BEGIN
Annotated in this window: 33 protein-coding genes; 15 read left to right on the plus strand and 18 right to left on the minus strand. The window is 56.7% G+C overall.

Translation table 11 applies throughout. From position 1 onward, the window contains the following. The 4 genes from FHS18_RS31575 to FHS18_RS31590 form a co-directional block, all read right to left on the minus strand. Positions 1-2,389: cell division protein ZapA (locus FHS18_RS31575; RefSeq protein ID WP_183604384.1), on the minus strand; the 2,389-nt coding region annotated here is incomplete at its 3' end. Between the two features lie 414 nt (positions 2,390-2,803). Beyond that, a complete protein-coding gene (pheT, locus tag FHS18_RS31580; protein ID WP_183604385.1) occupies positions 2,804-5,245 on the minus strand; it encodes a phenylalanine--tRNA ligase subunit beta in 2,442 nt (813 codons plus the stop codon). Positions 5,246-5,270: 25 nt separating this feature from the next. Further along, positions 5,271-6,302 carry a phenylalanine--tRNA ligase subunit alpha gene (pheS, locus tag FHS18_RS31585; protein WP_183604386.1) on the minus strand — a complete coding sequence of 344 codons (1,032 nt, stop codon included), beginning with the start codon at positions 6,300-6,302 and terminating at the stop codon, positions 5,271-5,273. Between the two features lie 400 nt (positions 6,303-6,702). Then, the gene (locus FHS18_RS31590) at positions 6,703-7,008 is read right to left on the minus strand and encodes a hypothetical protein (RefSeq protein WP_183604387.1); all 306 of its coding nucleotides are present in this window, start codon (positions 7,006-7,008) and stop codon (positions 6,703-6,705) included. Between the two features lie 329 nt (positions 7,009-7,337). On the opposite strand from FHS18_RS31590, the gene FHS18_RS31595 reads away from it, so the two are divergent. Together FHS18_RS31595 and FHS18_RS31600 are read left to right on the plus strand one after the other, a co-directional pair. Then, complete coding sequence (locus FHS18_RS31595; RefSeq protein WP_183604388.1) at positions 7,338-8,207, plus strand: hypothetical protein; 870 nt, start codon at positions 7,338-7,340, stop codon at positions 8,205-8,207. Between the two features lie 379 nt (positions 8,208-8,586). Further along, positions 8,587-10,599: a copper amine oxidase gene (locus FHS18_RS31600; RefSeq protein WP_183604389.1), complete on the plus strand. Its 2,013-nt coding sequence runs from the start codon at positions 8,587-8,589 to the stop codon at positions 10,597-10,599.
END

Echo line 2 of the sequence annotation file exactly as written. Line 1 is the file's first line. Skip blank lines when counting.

Translation table 11 applies throughout. From position 1 onward, the window contains the following. The 4 genes from FHS18_RS31575 to FHS18_RS31590 form a co-directional block, all read right to left on the minus strand. Positions 1-2,389: cell division protein ZapA (locus FHS18_RS31575; RefSeq protein ID WP_183604384.1), on the minus strand; the 2,389-nt coding region annotated here is incomplete at its 3' end. Between the two features lie 414 nt (positions 2,390-2,803). Beyond that, a complete protein-coding gene (pheT, locus tag FHS18_RS31580; protein ID WP_183604385.1) occupies positions 2,804-5,245 on the minus strand; it encodes a phenylalanine--tRNA ligase subunit beta in 2,442 nt (813 codons plus the stop codon). Positions 5,246-5,270: 25 nt separating this feature from the next. Further along, positions 5,271-6,302 carry a phenylalanine--tRNA ligase subunit alpha gene (pheS, locus tag FHS18_RS31585; protein WP_183604386.1) on the minus strand — a complete coding sequence of 344 codons (1,032 nt, stop codon included), beginning with the start codon at positions 6,300-6,302 and terminating at the stop codon, positions 5,271-5,273. Between the two features lie 400 nt (positions 6,303-6,702). Then, the gene (locus FHS18_RS31590) at positions 6,703-7,008 is read right to left on the minus strand and encodes a hypothetical protein (RefSeq protein WP_183604387.1); all 306 of its coding nucleotides are present in this window, start codon (positions 7,006-7,008) and stop codon (positions 6,703-6,705) included. Between the two features lie 329 nt (positions 7,009-7,337). On the opposite strand from FHS18_RS31590, the gene FHS18_RS31595 reads away from it, so the two are divergent. Together FHS18_RS31595 and FHS18_RS31600 are read left to right on the plus strand one after the other, a co-directional pair. Then, complete coding sequence (locus FHS18_RS31595; RefSeq protein WP_183604388.1) at positions 7,338-8,207, plus strand: hypothetical protein; 870 nt, start codon at positions 7,338-7,340, stop codon at positions 8,205-8,207. Between the two features lie 379 nt (positions 8,208-8,586). Further along, positions 8,587-10,599: a copper amine oxidase gene (locus FHS18_RS31600; RefSeq protein WP_183604389.1), complete on the plus strand. Its 2,013-nt coding sequence runs from the start codon at positions 8,587-8,589 to the stop codon at positions 10,597-10,599.